If open access is truly an economical solution, then why don't the railroads get together, form a 501(c)6, and have it operate the railbeds?
the rigid engineering constraints imposed by rail technology left (eminent domain) the only alternative.
Is that really true? Use your creativity.
your'e asking alot of questions , bu you havent given any answers yet . What do you think is the best model for railroads in the USA to follow ?
  by RussNelson
 
David Benton wrote: you're asking a lot of questions, but you haven't given any answers yet . What do you think is the best model for railroads in the USA to follow ?
I don't know ... and I'm pretty sure that you don't know either, and I'm damn sure that no voters or politicians know. By asking your question you imply that there must be a single public policy. I argue that there shouldn't be a public policy. Give people private property rights and free markets, and they can figure it out on their own. Keep the government out of it, so that Coase's Law can operate.
  by Cowford
 
Give people private property rights and free markets, and they can figure it out on their own. Keep the government out of it, so that Coase's Law can operate
That IS public policy. :wink:
  by 2nd trick op
 
Cowford worte (quoting Mr. Nelson);
Give people private property rights and free markets, and they can figure it out on their own. Keep the government out of it, so that Coase's Law can operate

That IS public policy.
Sort of; the debate over the "right" of the Federal Government to regulate/interfere with (take your pick) interstate commerce is one of the most, if not the most complex issues in Constitutional law.

Article 1, Section 8, Part 3 of the United States Constitution reads:
(The Congress shall have power:) To regulate commerce with foreign nations, and among the several states, and with the Indian tribes; [/quote}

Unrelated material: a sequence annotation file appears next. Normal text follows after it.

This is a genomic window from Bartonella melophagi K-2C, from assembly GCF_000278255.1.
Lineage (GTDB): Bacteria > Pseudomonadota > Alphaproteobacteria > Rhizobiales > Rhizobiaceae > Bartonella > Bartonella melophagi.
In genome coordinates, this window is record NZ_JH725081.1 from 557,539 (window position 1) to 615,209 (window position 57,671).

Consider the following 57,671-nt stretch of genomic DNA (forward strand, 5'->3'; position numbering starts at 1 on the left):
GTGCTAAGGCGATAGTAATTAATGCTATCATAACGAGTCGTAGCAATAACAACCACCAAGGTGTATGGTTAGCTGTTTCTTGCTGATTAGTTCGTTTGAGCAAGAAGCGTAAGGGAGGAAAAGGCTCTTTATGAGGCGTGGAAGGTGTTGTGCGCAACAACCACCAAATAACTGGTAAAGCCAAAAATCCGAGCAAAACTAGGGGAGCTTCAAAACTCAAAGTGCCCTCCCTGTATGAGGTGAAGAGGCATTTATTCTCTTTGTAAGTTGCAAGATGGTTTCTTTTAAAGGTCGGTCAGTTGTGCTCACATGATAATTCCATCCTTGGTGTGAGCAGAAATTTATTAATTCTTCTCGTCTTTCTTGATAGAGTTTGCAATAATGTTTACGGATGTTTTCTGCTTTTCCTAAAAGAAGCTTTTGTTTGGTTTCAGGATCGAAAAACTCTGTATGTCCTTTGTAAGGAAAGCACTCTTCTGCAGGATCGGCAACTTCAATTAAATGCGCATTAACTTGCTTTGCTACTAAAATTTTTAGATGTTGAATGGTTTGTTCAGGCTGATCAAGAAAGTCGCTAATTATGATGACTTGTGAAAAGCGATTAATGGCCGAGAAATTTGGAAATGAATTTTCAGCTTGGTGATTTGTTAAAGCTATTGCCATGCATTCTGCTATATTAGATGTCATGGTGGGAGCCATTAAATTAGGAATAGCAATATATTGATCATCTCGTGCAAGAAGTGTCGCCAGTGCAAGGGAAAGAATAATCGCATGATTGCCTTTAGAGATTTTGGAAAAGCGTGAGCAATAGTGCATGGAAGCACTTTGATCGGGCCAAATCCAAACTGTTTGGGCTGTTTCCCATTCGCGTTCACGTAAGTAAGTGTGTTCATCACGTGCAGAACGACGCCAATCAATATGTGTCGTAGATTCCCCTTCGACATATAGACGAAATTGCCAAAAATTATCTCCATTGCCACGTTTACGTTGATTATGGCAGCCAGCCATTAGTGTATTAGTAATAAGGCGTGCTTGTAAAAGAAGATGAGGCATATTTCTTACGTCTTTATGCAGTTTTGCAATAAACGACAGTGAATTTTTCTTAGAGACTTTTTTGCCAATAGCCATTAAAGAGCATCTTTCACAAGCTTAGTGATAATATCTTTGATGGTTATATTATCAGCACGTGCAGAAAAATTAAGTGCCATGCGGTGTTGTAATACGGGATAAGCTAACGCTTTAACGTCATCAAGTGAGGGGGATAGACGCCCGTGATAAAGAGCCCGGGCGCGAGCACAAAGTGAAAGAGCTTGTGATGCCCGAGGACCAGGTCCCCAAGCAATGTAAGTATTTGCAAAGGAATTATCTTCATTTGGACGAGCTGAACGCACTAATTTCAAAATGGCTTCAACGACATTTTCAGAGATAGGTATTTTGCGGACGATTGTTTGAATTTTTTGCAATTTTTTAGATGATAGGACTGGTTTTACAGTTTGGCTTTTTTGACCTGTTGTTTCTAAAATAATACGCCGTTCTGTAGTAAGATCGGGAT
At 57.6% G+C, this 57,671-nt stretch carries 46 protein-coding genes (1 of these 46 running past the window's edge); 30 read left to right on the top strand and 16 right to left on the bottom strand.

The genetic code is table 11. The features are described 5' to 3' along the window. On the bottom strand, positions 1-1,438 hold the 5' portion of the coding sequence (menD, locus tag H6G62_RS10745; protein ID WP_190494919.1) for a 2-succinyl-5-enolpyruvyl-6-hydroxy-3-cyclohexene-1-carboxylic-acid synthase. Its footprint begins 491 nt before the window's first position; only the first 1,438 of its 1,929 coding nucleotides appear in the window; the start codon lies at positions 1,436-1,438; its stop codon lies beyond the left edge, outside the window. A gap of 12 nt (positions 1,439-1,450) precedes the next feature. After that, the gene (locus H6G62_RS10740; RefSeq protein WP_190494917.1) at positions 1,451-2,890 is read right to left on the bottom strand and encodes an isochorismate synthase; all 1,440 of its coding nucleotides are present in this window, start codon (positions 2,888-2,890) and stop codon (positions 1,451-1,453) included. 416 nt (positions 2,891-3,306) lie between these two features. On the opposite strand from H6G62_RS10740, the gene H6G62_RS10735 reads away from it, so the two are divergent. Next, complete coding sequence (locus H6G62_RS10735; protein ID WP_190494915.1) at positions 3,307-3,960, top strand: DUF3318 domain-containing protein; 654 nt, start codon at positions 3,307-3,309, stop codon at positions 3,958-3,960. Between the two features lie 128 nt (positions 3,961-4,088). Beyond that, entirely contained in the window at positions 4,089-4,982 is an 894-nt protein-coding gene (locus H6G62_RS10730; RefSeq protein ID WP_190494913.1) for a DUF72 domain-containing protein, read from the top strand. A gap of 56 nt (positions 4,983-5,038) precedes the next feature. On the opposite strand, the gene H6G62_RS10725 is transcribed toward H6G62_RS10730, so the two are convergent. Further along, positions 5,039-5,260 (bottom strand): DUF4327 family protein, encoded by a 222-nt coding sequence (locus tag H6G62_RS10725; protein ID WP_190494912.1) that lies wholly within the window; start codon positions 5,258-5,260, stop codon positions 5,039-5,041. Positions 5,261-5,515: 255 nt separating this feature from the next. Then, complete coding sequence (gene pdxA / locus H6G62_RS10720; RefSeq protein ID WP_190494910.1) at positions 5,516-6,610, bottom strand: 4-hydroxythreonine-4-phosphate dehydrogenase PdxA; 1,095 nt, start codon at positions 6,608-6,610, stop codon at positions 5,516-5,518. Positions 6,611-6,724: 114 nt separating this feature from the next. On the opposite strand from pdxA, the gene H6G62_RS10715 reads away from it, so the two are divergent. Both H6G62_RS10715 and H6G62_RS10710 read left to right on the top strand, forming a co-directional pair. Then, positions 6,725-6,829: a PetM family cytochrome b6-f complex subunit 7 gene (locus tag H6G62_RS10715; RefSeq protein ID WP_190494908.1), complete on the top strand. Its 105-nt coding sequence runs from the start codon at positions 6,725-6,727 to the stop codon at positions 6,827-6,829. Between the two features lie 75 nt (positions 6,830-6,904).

and the original intent was to prevent tariffs imposed by individual states from impeding trade between them.

But like the debates over Federal sponsorship of "internal improvements" which led to President Madison's veto of a major appropriation in 1817, and caused New York State to lauch the initially fabulously successful Erie Canal, which was then devolved and corrupted into a welfare measure by 175 years of governmental mismanagement, the subject just grew into a jungle of contradictory policies from there.

In the last scene of Ayn Rand's magnum opus "Atlas Shrugged", with the collapse of Big Government a fete accompli, the victorious anarcho-capitalists are supposedly "correcting" the "flaws" in the Constitution. I think it's a pretty safe bet that the article above is one that Rand, and possibly Alan Greenspan (who was a disciple of hers at one time), would have had in mind.

But would it have worked in the real world? Even Rand admitted in "Atlas Shrugged" that a railroad would have been too big and cumbersome to fit into "Galt's Gulch" (her fictional capitalist Shangri-La).

Admittedly, Mr. Nelson, there are encouraging signs that rail technology could evolve into something readily adaptable to much shorter hauls and much smaller markets. Wheeling and Lake Erie's rejection of intermodal traffic in favor of shorter hauls of carload and bulk freight is probably the best example to date, and the area between the two major mountain ranges is over-supplied with abandonded railroad grades. Read the "Entrepreneurship, Anyone?" post in the "If I had a Billion" thread from a year or two ago; believe me, I would love to see some further movement along those lines.

http://railroad.net/forums/viewtopic.ph ... te#p344894

But while a "mixed economy" leaves plenty of room for improvement, I wouldn't look for a complete renunciation of what has evolved to date. The vast majority of the electorate is, unfortunately, convinced that their day-to-day existence would be threatened by removal of the safety nets, and we can only hope that when the current rush to over-build them is rendered unworkable by emerging global pressures, cooler heads wil prevail and the productive core will be left intact.
Last edited by 2nd trick op on Tue Aug 11, 2009 1:45 pm, edited 3 times in total.
  by Gilbert B Norman
 
Mr. Cowford, John Galt is Mr. 2nd Trick's hero in this life, or otherwise a character in the Ayn Rand novel "Atlas Shrugged".

Someday, before I leave this planet, I am going to have myself locked into a room and not be let out until i have read AND COMPREHENDED that testament to individual freedom.

But from what i know of the novel's plot, John Galt would very much be the hero of private sector US Class I railroading, and very much the antithesis of the "pro-Amtrak' ("we want our trains; those rails belong to the people") socialist crowd.
  by Cowford
 
Mr Norman, thanks... that was an objectivist insider's joke. "Who is John Galt?" is first line of Atlas Shrugged and a question repeated throughout the novel... one way of translating it is "Who the hell knows?!?"

I couldn't recommend the book more highly, but as you alluded, it's not an easy read!